I was a career-changer doing phone screens and tech interviews and in persons and building and deploying projects. I’d interviewed a lot over the last few months and was so full of hope that my dream of becoming  a developer would soon come true. After all, I’d quit my job six months prior to pursue this dream, and was living on dwindling savings. I even asked friends for help with my rent at one point.

Django Girls was a two day workshop. The first night everyone gathered together for a big meal, party, and time to set up your local dev environment. The balloons were blown up, the decorations were just right. People were arriving all smiles, so excited to get started.

Coaches were rolling in, too. And one of the coaches was the hiring manager for a job I’d just had an in-person interview for. I wanted this job so badly y’all! I hadn’t heard anything and it had been about a week, so I asked him about it.

We stepped into the hall. I could see our students excitedly meeting each other and the coaches. Squealing about the cute decorations, the cupcakes I’d made from scratch just that morning. Joy was in the air.

And he let me know that they would not be moving forward with me.

I was crestfallen. I remember exactly what I said:

“Ok, I understand. Thank you for letting me know. And thank you for being here tonight to coach Django Girls. I think it’s going to be a wonderful experience for so many and I’m glad you’re part of it.”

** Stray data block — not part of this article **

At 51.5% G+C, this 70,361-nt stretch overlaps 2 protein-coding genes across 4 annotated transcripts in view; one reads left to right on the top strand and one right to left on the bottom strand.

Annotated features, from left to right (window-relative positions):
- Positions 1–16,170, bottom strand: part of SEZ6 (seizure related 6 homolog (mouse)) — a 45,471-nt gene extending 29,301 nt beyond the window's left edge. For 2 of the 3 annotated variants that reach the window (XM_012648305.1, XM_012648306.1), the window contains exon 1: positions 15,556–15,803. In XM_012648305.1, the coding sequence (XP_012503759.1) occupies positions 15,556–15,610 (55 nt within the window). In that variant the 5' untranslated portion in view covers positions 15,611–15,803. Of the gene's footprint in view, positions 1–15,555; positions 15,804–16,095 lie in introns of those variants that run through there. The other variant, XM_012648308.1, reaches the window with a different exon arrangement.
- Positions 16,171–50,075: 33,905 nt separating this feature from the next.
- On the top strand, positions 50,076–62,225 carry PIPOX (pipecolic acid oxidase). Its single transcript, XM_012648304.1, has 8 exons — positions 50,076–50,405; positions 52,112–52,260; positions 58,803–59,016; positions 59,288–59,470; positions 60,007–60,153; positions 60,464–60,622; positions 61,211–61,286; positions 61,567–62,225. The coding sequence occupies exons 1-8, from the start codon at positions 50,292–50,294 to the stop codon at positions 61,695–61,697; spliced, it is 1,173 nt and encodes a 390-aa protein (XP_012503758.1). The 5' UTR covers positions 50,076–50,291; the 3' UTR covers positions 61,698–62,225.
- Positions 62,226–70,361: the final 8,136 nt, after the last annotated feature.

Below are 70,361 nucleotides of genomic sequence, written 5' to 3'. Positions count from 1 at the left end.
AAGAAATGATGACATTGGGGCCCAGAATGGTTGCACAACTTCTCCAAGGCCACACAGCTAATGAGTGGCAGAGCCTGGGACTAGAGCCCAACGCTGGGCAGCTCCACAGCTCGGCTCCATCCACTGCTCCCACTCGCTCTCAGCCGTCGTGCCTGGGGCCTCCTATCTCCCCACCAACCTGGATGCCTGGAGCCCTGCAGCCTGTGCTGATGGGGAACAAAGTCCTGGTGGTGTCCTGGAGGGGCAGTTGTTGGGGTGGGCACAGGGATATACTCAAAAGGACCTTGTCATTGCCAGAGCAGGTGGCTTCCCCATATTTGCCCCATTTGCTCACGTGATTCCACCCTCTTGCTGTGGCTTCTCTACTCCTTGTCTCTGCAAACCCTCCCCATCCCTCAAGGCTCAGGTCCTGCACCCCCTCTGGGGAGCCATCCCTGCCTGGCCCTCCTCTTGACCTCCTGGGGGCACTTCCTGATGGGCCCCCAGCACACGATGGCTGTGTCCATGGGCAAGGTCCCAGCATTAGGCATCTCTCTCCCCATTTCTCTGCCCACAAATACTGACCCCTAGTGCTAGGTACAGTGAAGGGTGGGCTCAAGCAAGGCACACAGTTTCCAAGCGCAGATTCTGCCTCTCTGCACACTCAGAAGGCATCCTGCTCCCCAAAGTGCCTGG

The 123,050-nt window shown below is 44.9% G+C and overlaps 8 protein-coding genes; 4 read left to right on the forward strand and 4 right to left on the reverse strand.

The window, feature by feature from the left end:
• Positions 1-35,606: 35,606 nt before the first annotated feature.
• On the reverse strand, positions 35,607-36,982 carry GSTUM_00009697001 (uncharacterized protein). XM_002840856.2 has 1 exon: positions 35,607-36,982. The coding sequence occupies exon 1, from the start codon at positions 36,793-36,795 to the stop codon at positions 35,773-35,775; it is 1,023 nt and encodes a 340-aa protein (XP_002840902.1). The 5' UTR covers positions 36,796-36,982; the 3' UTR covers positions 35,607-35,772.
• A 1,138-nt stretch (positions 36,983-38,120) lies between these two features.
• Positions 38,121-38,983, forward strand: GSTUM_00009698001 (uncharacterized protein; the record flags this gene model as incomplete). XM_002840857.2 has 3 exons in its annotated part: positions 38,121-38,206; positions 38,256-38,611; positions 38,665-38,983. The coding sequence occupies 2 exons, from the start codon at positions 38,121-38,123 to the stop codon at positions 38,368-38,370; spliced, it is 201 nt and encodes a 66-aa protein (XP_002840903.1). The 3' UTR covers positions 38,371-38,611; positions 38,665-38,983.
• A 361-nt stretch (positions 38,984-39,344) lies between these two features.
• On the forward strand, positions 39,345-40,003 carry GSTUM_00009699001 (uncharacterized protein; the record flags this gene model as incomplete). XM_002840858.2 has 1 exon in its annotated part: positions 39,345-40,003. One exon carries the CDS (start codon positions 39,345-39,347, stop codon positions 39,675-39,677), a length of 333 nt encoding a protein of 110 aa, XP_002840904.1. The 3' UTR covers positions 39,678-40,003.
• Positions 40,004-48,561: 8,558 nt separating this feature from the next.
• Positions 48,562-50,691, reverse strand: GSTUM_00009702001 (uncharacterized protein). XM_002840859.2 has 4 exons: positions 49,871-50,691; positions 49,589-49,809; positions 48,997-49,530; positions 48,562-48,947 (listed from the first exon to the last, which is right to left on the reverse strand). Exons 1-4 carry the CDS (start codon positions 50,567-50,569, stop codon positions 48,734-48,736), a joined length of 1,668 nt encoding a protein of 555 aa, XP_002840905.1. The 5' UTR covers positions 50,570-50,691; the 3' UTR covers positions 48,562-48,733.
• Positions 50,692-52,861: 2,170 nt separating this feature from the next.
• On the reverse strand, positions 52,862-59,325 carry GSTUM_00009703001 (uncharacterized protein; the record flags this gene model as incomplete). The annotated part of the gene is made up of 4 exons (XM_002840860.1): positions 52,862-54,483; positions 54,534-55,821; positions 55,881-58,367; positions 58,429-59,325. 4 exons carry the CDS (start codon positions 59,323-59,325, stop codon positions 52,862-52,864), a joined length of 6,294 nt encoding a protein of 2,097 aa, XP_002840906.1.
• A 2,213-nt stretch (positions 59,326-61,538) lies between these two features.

He thanked me too and went back inside.

I broke down. Sobbing, I rushed to the bathroom. I didn’t want to be seen. Minutes before our amazing workshop, I was crying in the bathroom, feeling like a huge failure.

Feelings I’d been struggling with for a while surfaced violently. Through PyLadiesATL and Django Girls I was devoting myself to getting other women excited about learning to code, saying “you can learn to code! You can change your life!”

I was telling women they could learn to code and change their lives and get jobs as developers…and yet here I was, jobless.  Just a learner with a blog and a willingness to spend all her free hours organizing coding meetups and workshops. Not “successful” in the way I wanted to be: as a developer.

I wrestled with this. Obviously, I wasn’t successful. But I held tightly to this belief, this hope, this faith, that if we all just kept working and supporting one another we would eventually get there together. If we had each other, we’d be okay.

And so I dried my eyes, went back into the workshop, and gave the women that Cadillac experience I’d planned.

We had a wonderful two days together. I checked in with each of them: how are you doing? How are things with your coach? Where are you in the tutorial? Can I get you anything?

And though I’d planned every little detail, it wasn’t the fun decorations or the tasty food or the cool space that the women kept bringing up to me. Of course they said they were thankful for these things. What they kept saying was how warm and welcoming I had been to them. How safe they felt. How I really made them feel like they could do this.

These women had no idea that the night before I was crying in the bathroom because I didn’t get a job as a developer.

I didn’t need to feel conflicted about encouraging others to pursue something I hadn’t yet done. This “problem” was merely an opportunity to be honest with others about how hard it really was. And in being honest, I could build an even bigger community.